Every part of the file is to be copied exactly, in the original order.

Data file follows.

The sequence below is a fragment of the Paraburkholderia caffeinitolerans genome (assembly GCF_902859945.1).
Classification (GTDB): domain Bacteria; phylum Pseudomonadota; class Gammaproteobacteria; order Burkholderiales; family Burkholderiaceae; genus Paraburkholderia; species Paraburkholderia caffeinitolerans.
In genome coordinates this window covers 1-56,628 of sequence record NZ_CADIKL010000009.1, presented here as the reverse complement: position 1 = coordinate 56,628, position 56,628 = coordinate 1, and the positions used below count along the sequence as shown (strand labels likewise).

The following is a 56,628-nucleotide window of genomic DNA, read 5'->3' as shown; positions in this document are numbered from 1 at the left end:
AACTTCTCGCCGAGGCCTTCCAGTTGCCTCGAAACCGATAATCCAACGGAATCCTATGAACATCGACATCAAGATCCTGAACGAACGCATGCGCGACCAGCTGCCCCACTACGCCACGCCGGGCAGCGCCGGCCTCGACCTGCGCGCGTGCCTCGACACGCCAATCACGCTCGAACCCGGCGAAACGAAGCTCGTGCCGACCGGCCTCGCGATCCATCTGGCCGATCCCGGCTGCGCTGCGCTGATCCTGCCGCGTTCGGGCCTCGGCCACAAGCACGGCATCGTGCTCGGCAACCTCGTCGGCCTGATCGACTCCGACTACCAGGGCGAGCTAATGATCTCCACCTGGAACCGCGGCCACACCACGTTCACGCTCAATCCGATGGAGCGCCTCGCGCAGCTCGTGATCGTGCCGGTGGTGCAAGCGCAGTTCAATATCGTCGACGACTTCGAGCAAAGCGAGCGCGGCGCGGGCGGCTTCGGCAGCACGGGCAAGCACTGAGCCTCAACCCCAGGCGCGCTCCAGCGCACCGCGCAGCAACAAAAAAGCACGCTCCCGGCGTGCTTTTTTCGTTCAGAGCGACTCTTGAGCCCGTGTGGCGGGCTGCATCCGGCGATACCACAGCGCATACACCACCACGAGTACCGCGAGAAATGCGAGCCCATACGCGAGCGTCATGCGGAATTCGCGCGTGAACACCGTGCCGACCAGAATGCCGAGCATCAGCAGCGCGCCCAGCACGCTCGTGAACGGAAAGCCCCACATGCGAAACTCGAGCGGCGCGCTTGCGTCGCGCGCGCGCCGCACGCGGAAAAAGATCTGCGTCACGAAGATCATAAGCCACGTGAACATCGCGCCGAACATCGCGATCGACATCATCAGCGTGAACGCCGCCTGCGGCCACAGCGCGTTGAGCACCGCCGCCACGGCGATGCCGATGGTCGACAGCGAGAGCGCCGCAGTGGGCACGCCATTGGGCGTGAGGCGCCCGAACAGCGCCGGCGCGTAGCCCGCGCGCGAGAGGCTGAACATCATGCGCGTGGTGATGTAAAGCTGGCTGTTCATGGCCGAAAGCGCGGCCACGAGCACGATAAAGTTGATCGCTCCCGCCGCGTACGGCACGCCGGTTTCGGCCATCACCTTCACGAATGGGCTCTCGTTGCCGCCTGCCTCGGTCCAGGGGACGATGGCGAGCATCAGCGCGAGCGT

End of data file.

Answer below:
The sequence below is a fragment of the Paraburkholderia caffeinitolerans genome (assembly GCF_902859945.1).
Classification (GTDB): domain Bacteria; phylum Pseudomonadota; class Gammaproteobacteria; order Burkholderiales; family Burkholderiaceae; genus Paraburkholderia; species Paraburkholderia caffeinitolerans.
In genome coordinates this window covers 1-56,628 of sequence record NZ_CADIKL010000009.1, presented here as the reverse complement: position 1 = coordinate 56,628, position 56,628 = coordinate 1, and the positions used below count along the sequence as shown (strand labels likewise).

The following is a 56,628-nucleotide window of genomic DNA, read 5'->3' as shown; positions in this document are numbered from 1 at the left end:
AACTTCTCGCCGAGGCCTTCCAGTTGCCTCGAAACCGATAATCCAACGGAATCCTATGAACATCGACATCAAGATCCTGAACGAACGCATGCGCGACCAGCTGCCCCACTACGCCACGCCGGGCAGCGCCGGCCTCGACCTGCGCGCGTGCCTCGACACGCCAATCACGCTCGAACCCGGCGAAACGAAGCTCGTGCCGACCGGCCTCGCGATCCATCTGGCCGATCCCGGCTGCGCTGCGCTGATCCTGCCGCGTTCGGGCCTCGGCCACAAGCACGGCATCGTGCTCGGCAACCTCGTCGGCCTGATCGACTCCGACTACCAGGGCGAGCTAATGATCTCCACCTGGAACCGCGGCCACACCACGTTCACGCTCAATCCGATGGAGCGCCTCGCGCAGCTCGTGATCGTGCCGGTGGTGCAAGCGCAGTTCAATATCGTCGACGACTTCGAGCAAAGCGAGCGCGGCGCGGGCGGCTTCGGCAGCACGGGCAAGCACTGAGCCTCAACCCCAGGCGCGCTCCAGCGCACCGCGCAGCAACAAAAAAGCACGCTCCCGGCGTGCTTTTTTCGTTCAGAGCGACTCTTGAGCCCGTGTGGCGGGCTGCATCCGGCGATACCACAGCGCATACACCACCACGAGTACCGCGAGAAATGCGAGCCCATACGCGAGCGTCATGCGGAATTCGCGCGTGAACACCGTGCCGACCAGAATGCCGAGCATCAGCAGCGCGCCCAGCACGCTCGTGAACGGAAAGCCCCACATGCGAAACTCGAGCGGCGCGCTTGCGTCGCGCGCGCGCCGCACGCGGAAAAAGATCTGCGTCACGAAGATCATAAGCCACGTGAACATCGCGCCGAACATCGCGATCGACATCATCAGCGTGAACGCCGCCTGCGGCCACAGCGCGTTGAGCACCGCCGCCACGGCGATGCCGATGGTCGACAGCGAGAGCGCCGCAGTGGGCACGCCATTGGGCGTGAGGCGCCCGAACAGCGCCGGCGCGTAGCCCGCGCGCGAGAGGCTGAACATCATGCGCGTGGTGATGTAAAGCTGGCTGTTCATGGCCGAAAGCGCGGCCACGAGCACGATAAAGTTGATCGCTCCCGCCGCGTACGGCACGCCGGTTTCGGCCATCACCTTCACGAATGGGCTCTCGTTGCCGCCTGCCTCGGTCCAGGGGACGATGGCGAGCATCAGCGCGAGCGT